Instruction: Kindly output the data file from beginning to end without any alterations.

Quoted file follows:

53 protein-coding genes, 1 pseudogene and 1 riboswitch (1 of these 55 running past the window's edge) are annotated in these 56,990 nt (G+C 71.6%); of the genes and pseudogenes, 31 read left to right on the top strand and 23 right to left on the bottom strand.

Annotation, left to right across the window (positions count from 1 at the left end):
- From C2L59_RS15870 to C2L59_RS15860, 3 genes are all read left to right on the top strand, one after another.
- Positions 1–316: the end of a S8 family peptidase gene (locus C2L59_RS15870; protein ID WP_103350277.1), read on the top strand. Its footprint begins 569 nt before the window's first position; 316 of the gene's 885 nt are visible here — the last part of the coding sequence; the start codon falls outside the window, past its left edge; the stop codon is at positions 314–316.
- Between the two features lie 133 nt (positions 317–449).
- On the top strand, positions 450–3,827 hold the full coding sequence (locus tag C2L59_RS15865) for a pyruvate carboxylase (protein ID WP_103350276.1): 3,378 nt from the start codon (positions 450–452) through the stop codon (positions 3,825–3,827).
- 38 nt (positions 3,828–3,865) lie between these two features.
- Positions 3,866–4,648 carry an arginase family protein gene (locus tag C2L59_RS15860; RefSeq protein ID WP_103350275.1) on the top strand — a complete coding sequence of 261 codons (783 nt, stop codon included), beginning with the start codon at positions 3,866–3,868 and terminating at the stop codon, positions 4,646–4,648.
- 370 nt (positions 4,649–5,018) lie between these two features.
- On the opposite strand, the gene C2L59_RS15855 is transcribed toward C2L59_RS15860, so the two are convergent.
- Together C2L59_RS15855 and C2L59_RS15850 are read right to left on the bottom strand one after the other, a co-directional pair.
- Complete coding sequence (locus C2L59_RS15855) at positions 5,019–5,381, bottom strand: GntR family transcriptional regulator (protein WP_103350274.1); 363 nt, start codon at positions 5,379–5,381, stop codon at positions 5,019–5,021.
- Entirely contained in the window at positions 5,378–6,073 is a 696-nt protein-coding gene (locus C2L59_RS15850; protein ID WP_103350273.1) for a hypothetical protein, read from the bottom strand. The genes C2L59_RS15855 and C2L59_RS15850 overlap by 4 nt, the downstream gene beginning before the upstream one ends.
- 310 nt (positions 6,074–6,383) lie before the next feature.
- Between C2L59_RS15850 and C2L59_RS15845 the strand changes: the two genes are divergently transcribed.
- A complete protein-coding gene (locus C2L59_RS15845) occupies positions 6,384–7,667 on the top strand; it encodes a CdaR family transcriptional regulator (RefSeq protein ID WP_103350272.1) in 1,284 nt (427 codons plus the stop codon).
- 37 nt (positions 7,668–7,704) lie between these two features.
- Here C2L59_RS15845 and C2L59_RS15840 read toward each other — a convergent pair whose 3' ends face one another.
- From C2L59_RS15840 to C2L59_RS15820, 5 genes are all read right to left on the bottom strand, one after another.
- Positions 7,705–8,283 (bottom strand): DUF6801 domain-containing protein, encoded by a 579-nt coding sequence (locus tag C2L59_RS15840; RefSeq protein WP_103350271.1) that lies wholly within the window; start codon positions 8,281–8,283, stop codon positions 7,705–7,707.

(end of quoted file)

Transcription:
53 protein-coding genes, 1 pseudogene and 1 riboswitch (1 of these 55 running past the window's edge) are annotated in these 56,990 nt (G+C 71.6%); of the genes and pseudogenes, 31 read left to right on the top strand and 23 right to left on the bottom strand.

Annotation, left to right across the window (positions count from 1 at the left end):
- From C2L59_RS15870 to C2L59_RS15860, 3 genes are all read left to right on the top strand, one after another.
- Positions 1–316: the end of a S8 family peptidase gene (locus C2L59_RS15870; protein ID WP_103350277.1), read on the top strand. Its footprint begins 569 nt before the window's first position; 316 of the gene's 885 nt are visible here — the last part of the coding sequence; the start codon falls outside the window, past its left edge; the stop codon is at positions 314–316.
- Between the two features lie 133 nt (positions 317–449).
- On the top strand, positions 450–3,827 hold the full coding sequence (locus tag C2L59_RS15865) for a pyruvate carboxylase (protein ID WP_103350276.1): 3,378 nt from the start codon (positions 450–452) through the stop codon (positions 3,825–3,827).
- 38 nt (positions 3,828–3,865) lie between these two features.
- Positions 3,866–4,648 carry an arginase family protein gene (locus tag C2L59_RS15860; RefSeq protein ID WP_103350275.1) on the top strand — a complete coding sequence of 261 codons (783 nt, stop codon included), beginning with the start codon at positions 3,866–3,868 and terminating at the stop codon, positions 4,646–4,648.
- 370 nt (positions 4,649–5,018) lie between these two features.
- On the opposite strand, the gene C2L59_RS15855 is transcribed toward C2L59_RS15860, so the two are convergent.
- Together C2L59_RS15855 and C2L59_RS15850 are read right to left on the bottom strand one after the other, a co-directional pair.
- Complete coding sequence (locus C2L59_RS15855) at positions 5,019–5,381, bottom strand: GntR family transcriptional regulator (protein WP_103350274.1); 363 nt, start codon at positions 5,379–5,381, stop codon at positions 5,019–5,021.
- Entirely contained in the window at positions 5,378–6,073 is a 696-nt protein-coding gene (locus C2L59_RS15850; protein ID WP_103350273.1) for a hypothetical protein, read from the bottom strand. The genes C2L59_RS15855 and C2L59_RS15850 overlap by 4 nt, the downstream gene beginning before the upstream one ends.
- 310 nt (positions 6,074–6,383) lie before the next feature.
- Between C2L59_RS15850 and C2L59_RS15845 the strand changes: the two genes are divergently transcribed.
- A complete protein-coding gene (locus C2L59_RS15845) occupies positions 6,384–7,667 on the top strand; it encodes a CdaR family transcriptional regulator (RefSeq protein ID WP_103350272.1) in 1,284 nt (427 codons plus the stop codon).
- 37 nt (positions 7,668–7,704) lie between these two features.
- Here C2L59_RS15845 and C2L59_RS15840 read toward each other — a convergent pair whose 3' ends face one another.
- From C2L59_RS15840 to C2L59_RS15820, 5 genes are all read right to left on the bottom strand, one after another.
- Positions 7,705–8,283 (bottom strand): DUF6801 domain-containing protein, encoded by a 579-nt coding sequence (locus tag C2L59_RS15840; RefSeq protein WP_103350271.1) that lies wholly within the window; start codon positions 8,281–8,283, stop codon positions 7,705–7,707.